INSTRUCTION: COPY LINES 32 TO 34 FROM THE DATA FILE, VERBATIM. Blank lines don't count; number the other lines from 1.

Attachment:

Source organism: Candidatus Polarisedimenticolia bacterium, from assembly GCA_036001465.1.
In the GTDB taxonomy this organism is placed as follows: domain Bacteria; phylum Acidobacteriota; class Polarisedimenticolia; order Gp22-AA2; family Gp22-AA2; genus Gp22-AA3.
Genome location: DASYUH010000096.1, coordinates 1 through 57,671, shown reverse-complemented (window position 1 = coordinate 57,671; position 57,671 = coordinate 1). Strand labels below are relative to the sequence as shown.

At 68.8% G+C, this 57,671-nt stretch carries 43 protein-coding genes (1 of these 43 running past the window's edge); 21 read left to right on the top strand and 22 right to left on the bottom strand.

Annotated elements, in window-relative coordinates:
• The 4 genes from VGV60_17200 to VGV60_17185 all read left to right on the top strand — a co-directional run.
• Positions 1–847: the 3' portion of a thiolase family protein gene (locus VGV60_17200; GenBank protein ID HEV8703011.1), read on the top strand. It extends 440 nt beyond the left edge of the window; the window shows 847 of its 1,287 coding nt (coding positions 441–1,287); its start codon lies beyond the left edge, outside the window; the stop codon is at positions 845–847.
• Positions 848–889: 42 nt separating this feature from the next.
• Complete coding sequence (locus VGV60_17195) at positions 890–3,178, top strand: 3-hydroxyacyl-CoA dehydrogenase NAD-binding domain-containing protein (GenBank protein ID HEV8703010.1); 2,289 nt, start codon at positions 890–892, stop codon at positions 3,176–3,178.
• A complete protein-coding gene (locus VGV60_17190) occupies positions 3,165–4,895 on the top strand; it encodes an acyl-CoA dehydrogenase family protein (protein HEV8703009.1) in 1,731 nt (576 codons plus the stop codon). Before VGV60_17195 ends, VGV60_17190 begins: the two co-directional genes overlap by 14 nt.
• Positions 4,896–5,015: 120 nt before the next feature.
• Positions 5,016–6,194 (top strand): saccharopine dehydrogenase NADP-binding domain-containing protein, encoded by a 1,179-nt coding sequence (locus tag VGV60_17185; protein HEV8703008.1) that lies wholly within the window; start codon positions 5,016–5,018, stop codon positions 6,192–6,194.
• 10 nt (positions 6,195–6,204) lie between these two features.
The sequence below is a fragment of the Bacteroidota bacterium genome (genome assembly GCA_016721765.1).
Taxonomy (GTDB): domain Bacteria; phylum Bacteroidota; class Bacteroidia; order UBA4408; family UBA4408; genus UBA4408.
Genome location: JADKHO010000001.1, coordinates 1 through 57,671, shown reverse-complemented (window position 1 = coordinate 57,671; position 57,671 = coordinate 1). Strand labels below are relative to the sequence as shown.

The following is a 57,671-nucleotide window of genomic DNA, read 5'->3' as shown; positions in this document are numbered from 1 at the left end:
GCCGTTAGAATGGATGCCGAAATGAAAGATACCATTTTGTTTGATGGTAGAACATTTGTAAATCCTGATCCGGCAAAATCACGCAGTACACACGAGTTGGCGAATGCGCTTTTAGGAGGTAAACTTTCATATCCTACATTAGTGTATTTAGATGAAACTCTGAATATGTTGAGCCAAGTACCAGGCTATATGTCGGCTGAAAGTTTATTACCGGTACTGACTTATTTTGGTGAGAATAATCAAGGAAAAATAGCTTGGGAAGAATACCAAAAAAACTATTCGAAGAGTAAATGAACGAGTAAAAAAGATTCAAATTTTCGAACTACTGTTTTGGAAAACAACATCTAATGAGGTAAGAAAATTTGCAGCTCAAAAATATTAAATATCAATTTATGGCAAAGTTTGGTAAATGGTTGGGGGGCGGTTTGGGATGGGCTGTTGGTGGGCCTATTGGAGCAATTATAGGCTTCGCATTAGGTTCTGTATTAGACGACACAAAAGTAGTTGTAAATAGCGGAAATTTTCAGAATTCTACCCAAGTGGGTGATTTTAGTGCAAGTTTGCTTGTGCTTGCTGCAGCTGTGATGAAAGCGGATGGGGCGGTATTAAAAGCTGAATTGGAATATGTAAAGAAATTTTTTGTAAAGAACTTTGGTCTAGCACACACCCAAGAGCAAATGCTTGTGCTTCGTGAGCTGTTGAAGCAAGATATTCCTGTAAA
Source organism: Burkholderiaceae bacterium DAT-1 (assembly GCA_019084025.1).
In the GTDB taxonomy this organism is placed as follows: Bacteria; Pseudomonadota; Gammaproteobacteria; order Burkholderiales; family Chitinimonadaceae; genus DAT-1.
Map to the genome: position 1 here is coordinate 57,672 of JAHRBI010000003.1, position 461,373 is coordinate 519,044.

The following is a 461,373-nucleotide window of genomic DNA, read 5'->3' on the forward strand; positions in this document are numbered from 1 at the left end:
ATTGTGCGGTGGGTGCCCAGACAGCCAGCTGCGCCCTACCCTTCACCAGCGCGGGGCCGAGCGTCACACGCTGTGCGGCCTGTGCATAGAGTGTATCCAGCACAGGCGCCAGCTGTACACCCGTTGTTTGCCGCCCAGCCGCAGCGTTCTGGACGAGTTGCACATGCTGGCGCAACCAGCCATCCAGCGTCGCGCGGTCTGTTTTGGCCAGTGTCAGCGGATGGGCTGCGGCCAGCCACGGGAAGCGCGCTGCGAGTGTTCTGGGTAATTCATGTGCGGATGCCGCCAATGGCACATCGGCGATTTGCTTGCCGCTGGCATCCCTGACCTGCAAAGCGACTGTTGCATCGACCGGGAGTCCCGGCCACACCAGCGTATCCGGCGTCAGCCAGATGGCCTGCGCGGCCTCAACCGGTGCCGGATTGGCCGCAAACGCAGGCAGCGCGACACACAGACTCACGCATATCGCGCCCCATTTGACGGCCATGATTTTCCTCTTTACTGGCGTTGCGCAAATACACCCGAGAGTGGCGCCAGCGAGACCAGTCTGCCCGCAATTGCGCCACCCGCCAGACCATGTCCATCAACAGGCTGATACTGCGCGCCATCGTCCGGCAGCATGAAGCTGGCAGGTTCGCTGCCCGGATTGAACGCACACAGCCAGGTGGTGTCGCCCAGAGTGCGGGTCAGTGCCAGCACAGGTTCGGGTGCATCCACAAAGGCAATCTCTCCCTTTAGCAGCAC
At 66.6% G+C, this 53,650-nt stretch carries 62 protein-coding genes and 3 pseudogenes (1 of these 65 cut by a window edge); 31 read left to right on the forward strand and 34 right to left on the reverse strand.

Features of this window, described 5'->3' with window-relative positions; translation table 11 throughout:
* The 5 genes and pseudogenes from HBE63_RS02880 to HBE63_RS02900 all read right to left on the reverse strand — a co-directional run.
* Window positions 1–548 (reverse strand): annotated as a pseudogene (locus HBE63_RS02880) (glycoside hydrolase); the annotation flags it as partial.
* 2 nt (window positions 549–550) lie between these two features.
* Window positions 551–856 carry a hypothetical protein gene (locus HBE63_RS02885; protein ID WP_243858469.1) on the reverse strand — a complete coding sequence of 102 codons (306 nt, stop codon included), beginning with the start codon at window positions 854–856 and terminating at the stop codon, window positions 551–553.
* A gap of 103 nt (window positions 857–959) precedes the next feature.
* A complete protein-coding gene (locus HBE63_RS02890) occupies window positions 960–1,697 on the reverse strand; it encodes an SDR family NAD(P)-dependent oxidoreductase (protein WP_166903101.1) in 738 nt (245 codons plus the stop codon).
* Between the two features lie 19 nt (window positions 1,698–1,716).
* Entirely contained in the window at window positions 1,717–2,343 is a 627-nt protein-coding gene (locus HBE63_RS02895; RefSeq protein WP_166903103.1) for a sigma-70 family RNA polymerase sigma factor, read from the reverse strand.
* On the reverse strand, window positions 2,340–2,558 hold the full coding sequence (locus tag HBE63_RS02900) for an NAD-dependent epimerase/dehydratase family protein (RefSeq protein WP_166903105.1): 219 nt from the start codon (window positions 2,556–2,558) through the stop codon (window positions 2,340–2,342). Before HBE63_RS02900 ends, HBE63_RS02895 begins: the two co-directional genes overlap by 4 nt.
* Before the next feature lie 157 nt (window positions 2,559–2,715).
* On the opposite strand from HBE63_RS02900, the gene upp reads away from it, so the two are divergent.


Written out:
* Between the two features lie 19 nt (window positions 1,698–1,716).
* Entirely contained in the window at window positions 1,717–2,343 is a 627-nt protein-coding gene (locus HBE63_RS02895; RefSeq protein WP_166903103.1) for a sigma-70 family RNA polymerase sigma factor, read from the reverse strand.
* On the reverse strand, window positions 2,340–2,558 hold the full coding sequence (locus tag HBE63_RS02900) for an NAD-dependent epimerase/dehydratase family protein (RefSeq protein WP_166903105.1): 219 nt from the start codon (window positions 2,556–2,558) through the stop codon (window positions 2,340–2,342). Before HBE63_RS02900 ends, HBE63_RS02895 begins: the two co-directional genes overlap by 4 nt.